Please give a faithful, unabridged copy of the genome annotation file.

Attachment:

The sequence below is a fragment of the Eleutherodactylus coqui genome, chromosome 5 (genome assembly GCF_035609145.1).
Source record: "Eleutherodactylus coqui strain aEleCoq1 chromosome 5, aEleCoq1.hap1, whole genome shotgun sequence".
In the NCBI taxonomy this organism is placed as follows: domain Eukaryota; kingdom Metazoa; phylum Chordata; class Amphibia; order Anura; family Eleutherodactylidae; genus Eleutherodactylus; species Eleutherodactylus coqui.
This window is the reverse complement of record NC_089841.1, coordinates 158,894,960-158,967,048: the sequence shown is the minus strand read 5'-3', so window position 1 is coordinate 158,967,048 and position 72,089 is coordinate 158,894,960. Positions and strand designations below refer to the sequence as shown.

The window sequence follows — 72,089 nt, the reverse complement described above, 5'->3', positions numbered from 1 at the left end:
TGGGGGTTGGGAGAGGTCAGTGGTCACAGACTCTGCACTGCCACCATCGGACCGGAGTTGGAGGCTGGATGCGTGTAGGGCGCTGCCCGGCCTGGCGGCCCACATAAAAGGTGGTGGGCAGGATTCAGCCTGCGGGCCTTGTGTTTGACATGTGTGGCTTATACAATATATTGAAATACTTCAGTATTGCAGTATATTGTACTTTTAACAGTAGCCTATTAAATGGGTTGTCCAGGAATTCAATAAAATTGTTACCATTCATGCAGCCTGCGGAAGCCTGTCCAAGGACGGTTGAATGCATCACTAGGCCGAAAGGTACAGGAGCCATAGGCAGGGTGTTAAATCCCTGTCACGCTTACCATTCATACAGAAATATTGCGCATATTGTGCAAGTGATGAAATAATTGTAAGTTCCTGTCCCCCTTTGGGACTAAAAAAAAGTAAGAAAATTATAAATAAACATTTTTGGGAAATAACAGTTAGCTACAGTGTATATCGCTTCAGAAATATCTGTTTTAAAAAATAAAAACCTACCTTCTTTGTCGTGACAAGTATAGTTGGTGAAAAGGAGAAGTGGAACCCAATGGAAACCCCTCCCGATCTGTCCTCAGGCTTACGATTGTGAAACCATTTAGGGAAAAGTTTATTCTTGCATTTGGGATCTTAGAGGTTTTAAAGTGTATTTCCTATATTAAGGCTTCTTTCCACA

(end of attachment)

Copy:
The sequence below is a fragment of the Eleutherodactylus coqui genome, chromosome 5 (genome assembly GCF_035609145.1).
Source record: "Eleutherodactylus coqui strain aEleCoq1 chromosome 5, aEleCoq1.hap1, whole genome shotgun sequence".
In the NCBI taxonomy this organism is placed as follows: domain Eukaryota; kingdom Metazoa; phylum Chordata; class Amphibia; order Anura; family Eleutherodactylidae; genus Eleutherodactylus; species Eleutherodactylus coqui.
This window is the reverse complement of record NC_089841.1, coordinates 158,894,960-158,967,048: the sequence shown is the minus strand read 5'-3', so window position 1 is coordinate 158,967,048 and position 72,089 is coordinate 158,894,960. Positions and strand designations below refer to the sequence as shown.

The window sequence follows — 72,089 nt, the reverse complement described above, 5'->3', positions numbered from 1 at the left end:
TGGGGGTTGGGAGAGGTCAGTGGTCACAGACTCTGCACTGCCACCATCGGACCGGAGTTGGAGGCTGGATGCGTGTAGGGCGCTGCCCGGCCTGGCGGCCCACATAAAAGGTGGTGGGCAGGATTCAGCCTGCGGGCCTTGTGTTTGACATGTGTGGCTTATACAATATATTGAAATACTTCAGTATTGCAGTATATTGTACTTTTAACAGTAGCCTATTAAATGGGTTGTCCAGGAATTCAATAAAATTGTTACCATTCATGCAGCCTGCGGAAGCCTGTCCAAGGACGGTTGAATGCATCACTAGGCCGAAAGGTACAGGAGCCATAGGCAGGGTGTTAAATCCCTGTCACGCTTACCATTCATACAGAAATATTGCGCATATTGTGCAAGTGATGAAATAATTGTAAGTTCCTGTCCCCCTTTGGGACTAAAAAAAAGTAAGAAAATTATAAATAAACATTTTTGGGAAATAACAGTTAGCTACAGTGTATATCGCTTCAGAAATATCTGTTTTAAAAAATAAAAACCTACCTTCTTTGTCGTGACAAGTATAGTTGGTGAAAAGGAGAAGTGGAACCCAATGGAAACCCCTCCCGATCTGTCCTCAGGCTTACGATTGTGAAACCATTTAGGGAAAAGTTTATTCTTGCATTTGGGATCTTAGAGGTTTTAAAGTGTATTTCCTATATTAAGGCTTCTTTCCACA